With particular reference to obstruction, I'd note that a key distinction between a criminal offense and an impeachable offense may turn largely on the President's own state of mind. Whereas the federal obstruction statute requires proof of a particular intent (e.g., intending to further some illegal outcome or corruptly block a specific proceeding), the House would be free to take a broader view of the mens rea that could support impeachment based on obstruction of justice. For instance, even if Trump subjectively believed that he was doing nothing wrong, the House might conclude that he still committed impeachable obstruction if his subjective belief was grossly negligent or totally reckless -- in other words, if Trump's belief that he was doing nothing wrong was absurd and overwhelmingly contracted by available evidence. While the Madison-inspired rejection of George Mason’s proposal of including “maladministration” as a constitutional ground for impeachment does cut against treating negligent conduct as a "high crime" or "misdemeanor," that drafting history is not strong enough to rule out entirely mens rea showings below willfulness or knowledge as sufficient bases for impeachment.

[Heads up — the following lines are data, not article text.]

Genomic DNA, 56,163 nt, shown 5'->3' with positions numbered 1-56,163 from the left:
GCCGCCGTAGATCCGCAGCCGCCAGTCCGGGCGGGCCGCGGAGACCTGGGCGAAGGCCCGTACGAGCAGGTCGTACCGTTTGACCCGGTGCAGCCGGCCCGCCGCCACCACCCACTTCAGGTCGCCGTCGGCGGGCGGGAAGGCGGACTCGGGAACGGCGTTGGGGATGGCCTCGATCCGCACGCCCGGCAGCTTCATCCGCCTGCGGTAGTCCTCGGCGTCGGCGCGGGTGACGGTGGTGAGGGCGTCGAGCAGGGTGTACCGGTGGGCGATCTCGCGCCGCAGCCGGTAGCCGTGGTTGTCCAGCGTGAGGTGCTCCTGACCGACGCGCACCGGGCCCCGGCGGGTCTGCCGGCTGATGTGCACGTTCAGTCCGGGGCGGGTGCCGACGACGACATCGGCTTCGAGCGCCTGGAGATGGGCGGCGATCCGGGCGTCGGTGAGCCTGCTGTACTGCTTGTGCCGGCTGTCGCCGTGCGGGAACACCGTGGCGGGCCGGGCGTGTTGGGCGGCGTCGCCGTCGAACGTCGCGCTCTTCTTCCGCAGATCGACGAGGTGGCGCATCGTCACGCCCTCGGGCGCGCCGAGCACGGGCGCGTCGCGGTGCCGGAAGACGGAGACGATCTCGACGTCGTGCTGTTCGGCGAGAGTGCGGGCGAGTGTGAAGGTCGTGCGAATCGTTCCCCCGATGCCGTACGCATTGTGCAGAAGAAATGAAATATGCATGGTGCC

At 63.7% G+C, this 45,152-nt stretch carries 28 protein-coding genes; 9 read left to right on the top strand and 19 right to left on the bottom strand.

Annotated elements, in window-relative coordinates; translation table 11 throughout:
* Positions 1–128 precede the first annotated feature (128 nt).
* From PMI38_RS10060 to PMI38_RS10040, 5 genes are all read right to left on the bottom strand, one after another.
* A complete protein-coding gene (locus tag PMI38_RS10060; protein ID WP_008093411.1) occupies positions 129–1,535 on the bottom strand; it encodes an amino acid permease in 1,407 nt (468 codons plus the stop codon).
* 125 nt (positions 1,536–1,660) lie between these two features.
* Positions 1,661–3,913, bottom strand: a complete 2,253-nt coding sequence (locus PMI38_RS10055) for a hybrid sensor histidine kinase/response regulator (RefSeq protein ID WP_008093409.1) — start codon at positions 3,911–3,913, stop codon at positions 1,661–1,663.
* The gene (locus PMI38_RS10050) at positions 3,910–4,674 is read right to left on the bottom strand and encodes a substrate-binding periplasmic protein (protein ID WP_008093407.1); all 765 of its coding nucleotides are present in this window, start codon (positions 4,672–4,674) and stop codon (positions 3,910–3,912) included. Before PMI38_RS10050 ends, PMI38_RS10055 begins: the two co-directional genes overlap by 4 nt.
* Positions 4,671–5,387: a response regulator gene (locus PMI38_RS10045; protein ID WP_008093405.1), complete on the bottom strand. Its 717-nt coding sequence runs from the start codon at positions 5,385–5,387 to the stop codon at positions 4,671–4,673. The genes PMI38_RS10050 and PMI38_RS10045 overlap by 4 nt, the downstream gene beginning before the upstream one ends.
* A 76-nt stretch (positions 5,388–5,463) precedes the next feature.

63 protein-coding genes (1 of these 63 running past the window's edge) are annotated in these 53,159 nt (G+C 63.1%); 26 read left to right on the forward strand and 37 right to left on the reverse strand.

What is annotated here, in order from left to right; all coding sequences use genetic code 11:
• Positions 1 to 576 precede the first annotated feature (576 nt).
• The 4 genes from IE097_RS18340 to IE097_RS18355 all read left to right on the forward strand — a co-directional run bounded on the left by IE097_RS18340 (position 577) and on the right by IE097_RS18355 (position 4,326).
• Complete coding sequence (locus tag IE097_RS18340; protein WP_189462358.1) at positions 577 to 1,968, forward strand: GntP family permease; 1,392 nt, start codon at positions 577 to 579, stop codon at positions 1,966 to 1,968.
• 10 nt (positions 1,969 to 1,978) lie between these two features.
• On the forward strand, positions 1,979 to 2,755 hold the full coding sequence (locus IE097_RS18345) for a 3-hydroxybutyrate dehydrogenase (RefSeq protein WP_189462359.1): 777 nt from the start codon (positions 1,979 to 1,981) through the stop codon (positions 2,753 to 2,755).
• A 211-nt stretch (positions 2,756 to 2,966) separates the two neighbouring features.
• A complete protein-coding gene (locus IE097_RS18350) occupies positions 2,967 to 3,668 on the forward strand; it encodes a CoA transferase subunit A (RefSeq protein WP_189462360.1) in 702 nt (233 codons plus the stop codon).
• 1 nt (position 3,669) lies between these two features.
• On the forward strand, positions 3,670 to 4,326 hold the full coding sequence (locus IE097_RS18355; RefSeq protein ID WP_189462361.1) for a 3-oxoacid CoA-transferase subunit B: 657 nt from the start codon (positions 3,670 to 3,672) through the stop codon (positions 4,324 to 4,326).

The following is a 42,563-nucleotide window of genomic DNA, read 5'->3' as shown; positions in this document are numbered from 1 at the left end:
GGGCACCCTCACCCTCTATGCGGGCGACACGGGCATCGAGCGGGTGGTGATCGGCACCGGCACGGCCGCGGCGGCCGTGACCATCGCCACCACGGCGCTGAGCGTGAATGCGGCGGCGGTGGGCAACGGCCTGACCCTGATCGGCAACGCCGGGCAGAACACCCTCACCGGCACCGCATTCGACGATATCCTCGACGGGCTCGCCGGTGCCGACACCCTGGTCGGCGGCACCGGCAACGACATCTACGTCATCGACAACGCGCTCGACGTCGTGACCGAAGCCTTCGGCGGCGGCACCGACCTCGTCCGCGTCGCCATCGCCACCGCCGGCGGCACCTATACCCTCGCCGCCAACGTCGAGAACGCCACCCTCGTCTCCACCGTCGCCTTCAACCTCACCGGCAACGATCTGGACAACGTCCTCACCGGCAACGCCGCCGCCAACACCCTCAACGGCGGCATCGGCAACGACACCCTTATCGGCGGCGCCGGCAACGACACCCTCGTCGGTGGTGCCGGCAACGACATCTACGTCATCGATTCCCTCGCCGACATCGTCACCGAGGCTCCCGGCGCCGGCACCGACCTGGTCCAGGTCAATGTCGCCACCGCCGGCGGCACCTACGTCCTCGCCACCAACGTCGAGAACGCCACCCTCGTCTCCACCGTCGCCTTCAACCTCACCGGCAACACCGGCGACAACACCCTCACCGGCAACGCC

It must be acknowledged that, in this insistence on taking a more comprehensive view of when a president can properly be impeached, I have accounted for the broad (albeit hardly universal) consensus that a sitting president cannot be indicted. There are several dispassionate OLC opinions to that effect, which would and probably should carry the day with Robert Mueller in thinking about whether Trump can be charged in a federal court for any conduct that specifically violates a federal criminal statute.
To be sure, there is another position -- a middle ground view, really -- to which I am also sympathetic: namely, that the President enjoys immunity from trial, conviction and sentencing while in office, but not immunity from indictment. OLC has previously considered this position and, in fact, actually adopted it with respect to Vice Presidents when it prosecuted Spiro Agnew. (That said, there are reasons to doubt the value of the Agnew case as a precedent here since, unlike the President, the Vice-President obviously has no formal power or authority vis-à-vis DOJ, so the paradox of an officer being prosecuted by that officer’s direct subordinates is absent with respect to the Vice-President).